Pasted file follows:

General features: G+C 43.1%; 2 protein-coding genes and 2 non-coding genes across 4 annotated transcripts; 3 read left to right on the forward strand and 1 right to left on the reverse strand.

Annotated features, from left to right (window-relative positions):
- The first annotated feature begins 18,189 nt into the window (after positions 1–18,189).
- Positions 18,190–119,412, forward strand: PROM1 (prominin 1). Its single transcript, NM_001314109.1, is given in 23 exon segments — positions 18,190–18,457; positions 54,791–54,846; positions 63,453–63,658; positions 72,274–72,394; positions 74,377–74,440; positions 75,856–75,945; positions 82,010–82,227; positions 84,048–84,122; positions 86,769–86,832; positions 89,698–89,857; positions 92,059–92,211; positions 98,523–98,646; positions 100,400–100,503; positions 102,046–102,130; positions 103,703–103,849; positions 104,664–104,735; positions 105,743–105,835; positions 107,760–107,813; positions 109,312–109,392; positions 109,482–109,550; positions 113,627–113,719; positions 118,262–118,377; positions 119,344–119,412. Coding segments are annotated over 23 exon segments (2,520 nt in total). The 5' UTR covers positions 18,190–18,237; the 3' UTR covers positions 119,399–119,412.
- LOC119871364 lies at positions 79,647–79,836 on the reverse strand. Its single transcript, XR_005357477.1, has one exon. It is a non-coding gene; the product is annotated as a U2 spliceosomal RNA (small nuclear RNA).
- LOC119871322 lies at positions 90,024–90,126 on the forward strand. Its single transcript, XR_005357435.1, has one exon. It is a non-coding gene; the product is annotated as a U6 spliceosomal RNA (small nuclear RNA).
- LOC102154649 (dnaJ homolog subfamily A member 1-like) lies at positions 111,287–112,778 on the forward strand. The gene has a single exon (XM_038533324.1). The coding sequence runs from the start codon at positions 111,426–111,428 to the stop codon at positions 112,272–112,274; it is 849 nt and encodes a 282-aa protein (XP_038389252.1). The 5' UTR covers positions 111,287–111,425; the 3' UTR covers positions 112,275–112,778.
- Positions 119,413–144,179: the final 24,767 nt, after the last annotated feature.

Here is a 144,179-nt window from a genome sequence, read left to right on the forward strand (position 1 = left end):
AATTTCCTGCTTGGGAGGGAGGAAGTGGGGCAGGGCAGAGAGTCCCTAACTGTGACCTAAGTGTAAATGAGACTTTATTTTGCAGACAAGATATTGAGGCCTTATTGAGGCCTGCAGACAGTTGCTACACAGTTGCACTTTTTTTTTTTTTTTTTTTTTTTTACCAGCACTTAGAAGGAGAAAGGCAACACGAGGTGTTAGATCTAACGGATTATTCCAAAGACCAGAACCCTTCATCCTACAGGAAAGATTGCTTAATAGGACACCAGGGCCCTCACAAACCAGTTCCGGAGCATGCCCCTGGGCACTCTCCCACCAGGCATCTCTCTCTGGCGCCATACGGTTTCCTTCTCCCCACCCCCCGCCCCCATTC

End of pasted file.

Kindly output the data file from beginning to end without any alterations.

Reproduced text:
General features: G+C 43.1%; 2 protein-coding genes and 2 non-coding genes across 4 annotated transcripts; 3 read left to right on the forward strand and 1 right to left on the reverse strand.

Annotated features, from left to right (window-relative positions):
- The first annotated feature begins 18,189 nt into the window (after positions 1–18,189).
- Positions 18,190–119,412, forward strand: PROM1 (prominin 1). Its single transcript, NM_001314109.1, is given in 23 exon segments — positions 18,190–18,457; positions 54,791–54,846; positions 63,453–63,658; positions 72,274–72,394; positions 74,377–74,440; positions 75,856–75,945; positions 82,010–82,227; positions 84,048–84,122; positions 86,769–86,832; positions 89,698–89,857; positions 92,059–92,211; positions 98,523–98,646; positions 100,400–100,503; positions 102,046–102,130; positions 103,703–103,849; positions 104,664–104,735; positions 105,743–105,835; positions 107,760–107,813; positions 109,312–109,392; positions 109,482–109,550; positions 113,627–113,719; positions 118,262–118,377; positions 119,344–119,412. Coding segments are annotated over 23 exon segments (2,520 nt in total). The 5' UTR covers positions 18,190–18,237; the 3' UTR covers positions 119,399–119,412.
- LOC119871364 lies at positions 79,647–79,836 on the reverse strand. Its single transcript, XR_005357477.1, has one exon. It is a non-coding gene; the product is annotated as a U2 spliceosomal RNA (small nuclear RNA).
- LOC119871322 lies at positions 90,024–90,126 on the forward strand. Its single transcript, XR_005357435.1, has one exon. It is a non-coding gene; the product is annotated as a U6 spliceosomal RNA (small nuclear RNA).
- LOC102154649 (dnaJ homolog subfamily A member 1-like) lies at positions 111,287–112,778 on the forward strand. The gene has a single exon (XM_038533324.1). The coding sequence runs from the start codon at positions 111,426–111,428 to the stop codon at positions 112,272–112,274; it is 849 nt and encodes a 282-aa protein (XP_038389252.1). The 5' UTR covers positions 111,287–111,425; the 3' UTR covers positions 112,275–112,778.
- Positions 119,413–144,179: the final 24,767 nt, after the last annotated feature.

Here is a 144,179-nt window from a genome sequence, read left to right on the forward strand (position 1 = left end):
AATTTCCTGCTTGGGAGGGAGGAAGTGGGGCAGGGCAGAGAGTCCCTAACTGTGACCTAAGTGTAAATGAGACTTTATTTTGCAGACAAGATATTGAGGCCTTATTGAGGCCTGCAGACAGTTGCTACACAGTTGCACTTTTTTTTTTTTTTTTTTTTTTTTACCAGCACTTAGAAGGAGAAAGGCAACACGAGGTGTTAGATCTAACGGATTATTCCAAAGACCAGAACCCTTCATCCTACAGGAAAGATTGCTTAATAGGACACCAGGGCCCTCACAAACCAGTTCCGGAGCATGCCCCTGGGCACTCTCCCACCAGGCATCTCTCTCTGGCGCCATACGGTTTCCTTCTCCCCACCCCCCGCCCCCATTC